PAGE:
ANDREW MAZUWANI MUDENDA
IN THE HIGH COURT OF ZIMBABWE
BULAWAYO 1 SEPTEMBER 2008 AND 23 OCTOBER 2008
Mr. B. Ndovefor the applicant
Mr. T. Masiye-Moyofor the respondent
Wrong legal advice
CHEDA J: This is an urgent application seeking the reversal of the removal of applicant as ordered by this court on the 19th August 2008 pending the finalization of divorce pending.
The parties have been married for the past 19 years. During the subsistence of the marriage they accumulated substantial movable and immovable property and were for all intents and purposes living well.
However, of late their marriage has been bumpy. Respondent filed for divorce which matter is still pending. Respondent also filed an urgent application for the removal of applicant from the matrimonial home under case number HC 1637/08 which application I granted on the 19th August 2008.
In reaction to the said order respondent who is now applicant in this matter filed the present application. The relief sought is couched in the following terms:-
“FINAL ORDER SOUGHT
The order of this Honourable Court granted on the 19th August 2008 under case No. HC 1637/08 be and is hereby set aside.
Applicant be and is hereby directed to file his Notice of Opposition in Case No. HC 1637/08 within five (5) days of the setting aside of the Order referred to in Paragraph 1 hereof.
Respondent to pay costs of this application on an attorney and client scale.
INTERIM ORDER GRANTED
Pending finalization of this matter, Applicant be and is hereby granted the following Provisional relief;
The execution of the order of this Honourable Court under case No. HC 1637/08 be and is hereby suspended.
In the event that at the time that this Interim Order is granted, the Order of this Honourable Court under case No. 1637/08 would have been executed, such execution be and is hereby reversed.
The Deputy sheriff Bulawayo, be and is hereby directed and ordered to ensure that the terms of this interim Order are complied with.”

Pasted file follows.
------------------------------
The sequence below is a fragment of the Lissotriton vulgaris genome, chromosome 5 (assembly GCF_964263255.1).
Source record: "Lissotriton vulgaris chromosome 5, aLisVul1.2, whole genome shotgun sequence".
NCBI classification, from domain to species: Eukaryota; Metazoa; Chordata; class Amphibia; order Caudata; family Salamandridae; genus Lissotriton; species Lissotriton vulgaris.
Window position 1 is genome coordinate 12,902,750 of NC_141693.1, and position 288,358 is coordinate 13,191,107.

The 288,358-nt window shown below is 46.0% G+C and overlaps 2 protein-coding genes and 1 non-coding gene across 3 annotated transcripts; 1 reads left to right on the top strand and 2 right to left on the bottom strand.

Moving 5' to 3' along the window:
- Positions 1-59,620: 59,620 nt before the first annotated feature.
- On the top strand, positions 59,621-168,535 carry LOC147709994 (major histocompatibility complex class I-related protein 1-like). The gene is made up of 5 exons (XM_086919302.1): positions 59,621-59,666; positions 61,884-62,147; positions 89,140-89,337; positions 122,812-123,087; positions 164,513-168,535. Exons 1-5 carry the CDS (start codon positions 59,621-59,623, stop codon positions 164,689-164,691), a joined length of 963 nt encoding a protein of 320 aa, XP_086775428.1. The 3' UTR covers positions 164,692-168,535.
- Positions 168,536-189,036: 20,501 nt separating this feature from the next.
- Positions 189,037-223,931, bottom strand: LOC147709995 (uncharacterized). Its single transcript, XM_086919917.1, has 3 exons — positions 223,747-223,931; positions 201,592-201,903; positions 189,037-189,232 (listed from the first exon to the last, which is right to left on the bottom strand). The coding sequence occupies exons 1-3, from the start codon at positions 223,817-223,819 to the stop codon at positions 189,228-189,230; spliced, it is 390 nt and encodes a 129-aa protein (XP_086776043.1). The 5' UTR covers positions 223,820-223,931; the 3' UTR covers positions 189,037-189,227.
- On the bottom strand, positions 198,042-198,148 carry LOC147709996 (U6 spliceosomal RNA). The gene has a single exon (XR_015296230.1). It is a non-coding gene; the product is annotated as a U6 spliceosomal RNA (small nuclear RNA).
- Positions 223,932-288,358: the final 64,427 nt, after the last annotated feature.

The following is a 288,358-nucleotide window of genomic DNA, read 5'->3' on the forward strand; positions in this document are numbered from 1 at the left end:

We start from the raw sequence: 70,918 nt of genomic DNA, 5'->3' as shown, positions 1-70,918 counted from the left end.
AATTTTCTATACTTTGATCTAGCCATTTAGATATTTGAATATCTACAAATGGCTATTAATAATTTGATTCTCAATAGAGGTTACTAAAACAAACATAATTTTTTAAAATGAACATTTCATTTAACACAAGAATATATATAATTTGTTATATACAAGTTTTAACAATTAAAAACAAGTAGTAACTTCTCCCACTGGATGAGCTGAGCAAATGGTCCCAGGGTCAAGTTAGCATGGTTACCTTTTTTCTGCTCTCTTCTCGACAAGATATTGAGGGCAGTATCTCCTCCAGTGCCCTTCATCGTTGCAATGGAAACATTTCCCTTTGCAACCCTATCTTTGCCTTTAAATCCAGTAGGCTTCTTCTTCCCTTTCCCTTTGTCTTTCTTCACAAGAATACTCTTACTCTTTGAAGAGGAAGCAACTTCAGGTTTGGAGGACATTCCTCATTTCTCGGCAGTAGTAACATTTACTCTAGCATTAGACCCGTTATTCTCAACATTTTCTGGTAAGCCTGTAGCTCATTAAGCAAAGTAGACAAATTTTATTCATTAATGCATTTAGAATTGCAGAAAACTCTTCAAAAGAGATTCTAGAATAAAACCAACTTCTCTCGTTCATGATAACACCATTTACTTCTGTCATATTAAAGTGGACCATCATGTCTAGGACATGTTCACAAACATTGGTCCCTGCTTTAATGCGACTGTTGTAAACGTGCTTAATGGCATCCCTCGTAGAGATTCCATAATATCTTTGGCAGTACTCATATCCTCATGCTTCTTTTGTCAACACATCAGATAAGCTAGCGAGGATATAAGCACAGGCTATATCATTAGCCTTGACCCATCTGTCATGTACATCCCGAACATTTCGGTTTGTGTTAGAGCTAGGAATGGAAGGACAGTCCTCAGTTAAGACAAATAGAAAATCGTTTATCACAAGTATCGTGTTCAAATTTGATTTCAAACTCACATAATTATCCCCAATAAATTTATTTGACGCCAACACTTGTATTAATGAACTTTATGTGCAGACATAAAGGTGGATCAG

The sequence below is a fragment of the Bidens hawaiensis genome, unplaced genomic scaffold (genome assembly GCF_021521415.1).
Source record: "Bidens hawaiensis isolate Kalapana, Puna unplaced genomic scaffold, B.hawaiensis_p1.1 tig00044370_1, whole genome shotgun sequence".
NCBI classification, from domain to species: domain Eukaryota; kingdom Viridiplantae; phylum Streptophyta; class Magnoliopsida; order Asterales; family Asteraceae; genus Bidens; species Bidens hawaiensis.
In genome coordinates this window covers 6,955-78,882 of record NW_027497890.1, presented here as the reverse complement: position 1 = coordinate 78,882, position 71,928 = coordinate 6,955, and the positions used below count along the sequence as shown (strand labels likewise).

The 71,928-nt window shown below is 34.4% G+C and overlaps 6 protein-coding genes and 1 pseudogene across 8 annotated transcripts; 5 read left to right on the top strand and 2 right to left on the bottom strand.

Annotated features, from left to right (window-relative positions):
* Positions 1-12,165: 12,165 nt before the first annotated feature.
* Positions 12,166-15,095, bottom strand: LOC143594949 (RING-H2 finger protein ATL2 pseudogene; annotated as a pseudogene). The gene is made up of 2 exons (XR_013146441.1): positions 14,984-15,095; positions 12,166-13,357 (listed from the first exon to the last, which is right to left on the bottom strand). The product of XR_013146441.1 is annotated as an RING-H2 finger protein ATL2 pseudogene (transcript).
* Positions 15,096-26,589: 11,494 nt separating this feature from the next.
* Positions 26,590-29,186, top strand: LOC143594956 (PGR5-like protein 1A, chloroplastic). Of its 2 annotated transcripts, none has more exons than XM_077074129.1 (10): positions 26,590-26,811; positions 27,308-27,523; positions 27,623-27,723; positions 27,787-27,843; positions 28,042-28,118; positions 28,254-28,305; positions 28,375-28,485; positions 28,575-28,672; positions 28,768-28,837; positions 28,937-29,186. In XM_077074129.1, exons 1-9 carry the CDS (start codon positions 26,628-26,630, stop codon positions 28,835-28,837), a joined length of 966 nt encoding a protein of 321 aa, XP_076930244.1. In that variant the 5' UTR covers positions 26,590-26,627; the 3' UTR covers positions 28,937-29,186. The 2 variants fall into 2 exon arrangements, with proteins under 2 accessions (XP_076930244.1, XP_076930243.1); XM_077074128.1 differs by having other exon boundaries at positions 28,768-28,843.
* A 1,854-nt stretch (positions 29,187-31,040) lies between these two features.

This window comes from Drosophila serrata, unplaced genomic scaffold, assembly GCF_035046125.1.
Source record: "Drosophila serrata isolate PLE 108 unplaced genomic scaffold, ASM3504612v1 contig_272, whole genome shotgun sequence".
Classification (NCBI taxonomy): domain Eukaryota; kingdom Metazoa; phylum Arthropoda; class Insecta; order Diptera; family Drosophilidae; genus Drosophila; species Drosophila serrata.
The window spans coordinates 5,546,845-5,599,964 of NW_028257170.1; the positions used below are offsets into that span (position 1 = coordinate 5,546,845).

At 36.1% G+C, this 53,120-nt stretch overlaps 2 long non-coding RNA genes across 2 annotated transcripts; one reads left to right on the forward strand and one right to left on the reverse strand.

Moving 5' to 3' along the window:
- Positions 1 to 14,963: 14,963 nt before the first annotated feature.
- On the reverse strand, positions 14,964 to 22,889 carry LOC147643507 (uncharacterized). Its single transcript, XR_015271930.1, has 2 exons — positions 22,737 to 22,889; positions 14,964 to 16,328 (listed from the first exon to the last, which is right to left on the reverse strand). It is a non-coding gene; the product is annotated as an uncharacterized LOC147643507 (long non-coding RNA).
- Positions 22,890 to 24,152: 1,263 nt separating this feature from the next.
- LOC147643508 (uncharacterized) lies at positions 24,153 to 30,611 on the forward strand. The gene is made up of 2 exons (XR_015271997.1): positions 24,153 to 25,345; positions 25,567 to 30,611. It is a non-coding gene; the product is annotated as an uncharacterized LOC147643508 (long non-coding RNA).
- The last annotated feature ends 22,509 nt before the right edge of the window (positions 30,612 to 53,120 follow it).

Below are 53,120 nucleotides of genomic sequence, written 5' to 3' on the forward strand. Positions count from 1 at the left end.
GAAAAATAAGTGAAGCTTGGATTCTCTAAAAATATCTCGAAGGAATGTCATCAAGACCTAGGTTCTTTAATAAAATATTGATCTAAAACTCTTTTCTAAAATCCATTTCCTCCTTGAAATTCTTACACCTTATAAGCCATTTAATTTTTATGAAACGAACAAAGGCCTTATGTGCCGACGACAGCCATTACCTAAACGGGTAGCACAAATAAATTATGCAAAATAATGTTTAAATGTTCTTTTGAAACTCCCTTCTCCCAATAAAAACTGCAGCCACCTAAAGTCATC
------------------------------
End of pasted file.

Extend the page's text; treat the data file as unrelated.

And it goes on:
The order which applicant now seeks to upset was obtained by default. The background is that respondent made an urgent application for the removal of the now applicant from the matrimonial home. As the relief was per se final, her legal practitioners served the application on applicant’s erstwhile legal practitioners who were representing him in the divorce action.
Upon receipt of the application, his legal practitioners adopted a wrong procedure which procedure was ignored by respondent’s legal practitioners and as a result of that he was evicted from the matrimonial home. Aggrieved by his erstwhile legal practitioners’ adoption of a wrong legal procedure, he engaged his current legal practitioners who filed this urgent application which seeks to restore him to the matrimonial home on the basis that his legal practitioners had not properly represented him. In simple terms that he was ill advised.
The question then, is, should applicant be allowed to upset a properly obtained order for the reason that his legal practitioners did not advice or properly represent him?
It is every citizen’s constitutional right to a legal representative of his choice. Applicant though his legal practitioners failed to take appropriate action after he had been served with respondent’s application. This failure, it has been submitted by his current legal practitioners, was due to ill advise by his erstwhile legal practitioners.